Perhaps the 2000 year old sample wasn’t completely stable (no one said whether they tried it or not) but it doesn’t look separated in the picture. That’s an impressive feat by an ancient cosmetic chemist.
I wonder if any of the people who discovered the cream tried it out. Also, this product was probably preservative free. I suspect that it was an anhydrous formula so you wouldn’t need a preservative.
Who would want an eyeball tattoo?
I have to admit that I’m not a very trendy person but I try to understand what others think is fashionable. But the BBC news has reported on a recent trend and I just don’t get. It’s the practice of tattooing your eyeball. Apparently this was in the news recently because of the sentencing of a criminal in an Alaskan court. He had the white of his right eye tattooed jet black. You really have to see this to appreciate it so I’ll put a link to some pictures in the show notes.
This trend is about a decade old which was kind of surprising to me but it’s gaining new converts all the time. According to the article, The eyeball tattoo was first done by a US tattoo artist who goes by the name of Luna Cobra. Mr. Cobra figured out that he could take a syringe filled with tattoo ink and inject it directly into the eyeball. The pigment rests under the thin top layer of the eye which is called the conjunctiva.
He was inspired by a picture that a friend of his had Photoshop to make his eyes look blue like one of the characters in the science-fiction novel Dune. Cobra took one look at the picture and said “hey I can do that for real .” The next day, Luna Cobra took a syringe and practised on three brave volunteers.
He says he’s “aware of how insane that sounds, but I’ve been doing this type of thing for my whole life so I wasn’t coming from nowhere with this.” Now he’s done it on hundreds of people – in blue, green, red and black. Mr Cobra says “If you want to amuse yourself by decorating your eyeball, why not do it?” Well here’s one reason: opticians say that it could cause infection, inflammation and blindness! But that kind of nay saying is the reason I’m not a very trendy person.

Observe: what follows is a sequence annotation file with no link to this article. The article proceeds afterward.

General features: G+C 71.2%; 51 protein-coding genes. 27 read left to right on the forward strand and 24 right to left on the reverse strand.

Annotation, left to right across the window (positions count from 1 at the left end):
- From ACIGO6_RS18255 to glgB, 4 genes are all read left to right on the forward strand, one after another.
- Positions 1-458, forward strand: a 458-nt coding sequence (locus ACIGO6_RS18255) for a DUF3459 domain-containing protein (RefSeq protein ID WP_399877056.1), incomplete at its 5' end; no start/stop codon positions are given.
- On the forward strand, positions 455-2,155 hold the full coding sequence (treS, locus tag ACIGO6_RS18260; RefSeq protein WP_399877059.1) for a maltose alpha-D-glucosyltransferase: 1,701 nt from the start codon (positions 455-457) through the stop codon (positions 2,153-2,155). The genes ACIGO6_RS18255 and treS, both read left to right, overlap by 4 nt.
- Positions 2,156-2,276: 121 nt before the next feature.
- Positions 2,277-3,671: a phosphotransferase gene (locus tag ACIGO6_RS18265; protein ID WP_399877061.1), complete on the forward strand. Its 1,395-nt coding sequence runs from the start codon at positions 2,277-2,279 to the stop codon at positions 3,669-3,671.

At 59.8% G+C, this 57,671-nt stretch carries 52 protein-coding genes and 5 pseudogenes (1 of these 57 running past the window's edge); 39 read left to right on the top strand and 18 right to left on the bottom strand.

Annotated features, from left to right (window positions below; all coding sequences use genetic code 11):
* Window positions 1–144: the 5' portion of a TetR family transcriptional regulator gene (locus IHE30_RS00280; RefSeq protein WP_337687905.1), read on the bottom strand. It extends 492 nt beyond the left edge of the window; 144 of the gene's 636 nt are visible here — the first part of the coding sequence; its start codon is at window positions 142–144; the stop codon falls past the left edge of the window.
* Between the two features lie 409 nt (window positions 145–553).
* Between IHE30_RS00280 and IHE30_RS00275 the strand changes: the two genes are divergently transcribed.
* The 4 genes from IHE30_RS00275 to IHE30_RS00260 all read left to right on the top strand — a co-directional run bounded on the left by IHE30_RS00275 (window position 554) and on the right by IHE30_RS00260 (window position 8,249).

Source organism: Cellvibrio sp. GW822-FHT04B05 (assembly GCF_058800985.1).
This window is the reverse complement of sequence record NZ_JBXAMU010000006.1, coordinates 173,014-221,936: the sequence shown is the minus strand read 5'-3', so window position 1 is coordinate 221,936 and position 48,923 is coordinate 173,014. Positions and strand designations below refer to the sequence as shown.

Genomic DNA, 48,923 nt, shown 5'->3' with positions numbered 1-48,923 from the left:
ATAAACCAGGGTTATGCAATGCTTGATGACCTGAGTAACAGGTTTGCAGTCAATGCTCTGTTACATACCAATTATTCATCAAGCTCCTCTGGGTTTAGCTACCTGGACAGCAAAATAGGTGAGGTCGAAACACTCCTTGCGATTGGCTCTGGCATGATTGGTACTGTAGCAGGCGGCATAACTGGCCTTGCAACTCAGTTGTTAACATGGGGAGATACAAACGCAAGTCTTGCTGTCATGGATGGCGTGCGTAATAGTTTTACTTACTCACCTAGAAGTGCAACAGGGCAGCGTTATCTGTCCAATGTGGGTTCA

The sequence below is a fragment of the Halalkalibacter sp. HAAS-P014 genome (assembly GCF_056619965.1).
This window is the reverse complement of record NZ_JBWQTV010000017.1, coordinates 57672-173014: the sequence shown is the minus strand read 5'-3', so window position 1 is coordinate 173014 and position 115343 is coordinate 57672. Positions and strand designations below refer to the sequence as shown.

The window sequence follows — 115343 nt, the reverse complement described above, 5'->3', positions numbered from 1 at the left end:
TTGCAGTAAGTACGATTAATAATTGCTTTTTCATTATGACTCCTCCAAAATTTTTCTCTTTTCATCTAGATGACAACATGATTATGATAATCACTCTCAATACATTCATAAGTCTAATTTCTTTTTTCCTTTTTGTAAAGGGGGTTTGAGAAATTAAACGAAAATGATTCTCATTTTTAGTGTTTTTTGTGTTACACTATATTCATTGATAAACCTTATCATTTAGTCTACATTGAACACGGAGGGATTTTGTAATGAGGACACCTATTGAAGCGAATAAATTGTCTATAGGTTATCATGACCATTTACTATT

Airline pilots exposed to as much UV as tanning beds
According to this research published by researchers at the University of California, San Francisco, the amount of UV radiation that a pilot is exposed to in an airplane cockpit is similar to those gotten by people in tanning beds. It turns out that the acrylic plastic windshield is not so great at blocking UV-A radiation. So flying for 56 minutes at 30,000 feet is equivalent to laying in a tanning bed for 20 minutes.
So, it turns out pilots should wear sunscreen even when they’re inside. I wonder what the UV radiation is like in the bulkhead part of the plane where people are sitting. Probably not anything to be concerned about as the UV radiation would have a tough time getting to people but it might be a good idea to wear sunscreen on the plane just in case.
Are cash register receipts more dangerous than cosmetics?
BPA or bisphenol A is not used in cosmetics anymore (not since 2006) but it is used in packaging – for food and beverages. And concerns have been raised that exposure to BPA could disrupt the endocrine system and be hazardous to our health. The new twist, based on research done at the University of Missouri-Columbia, is that some personal care products may increase the amount of Bisphenol A (BPA) that penetrates through skin and into the blood stream.
The researchers found that a “variety of personal care, skin care and soap products caused a ‘rapid increase’ in the levels of BPA in their blood.” This was particularly true for hand sanitizes, presumably due to high levels of alcohol (I’m talking about ethanol not fatty alcohols.)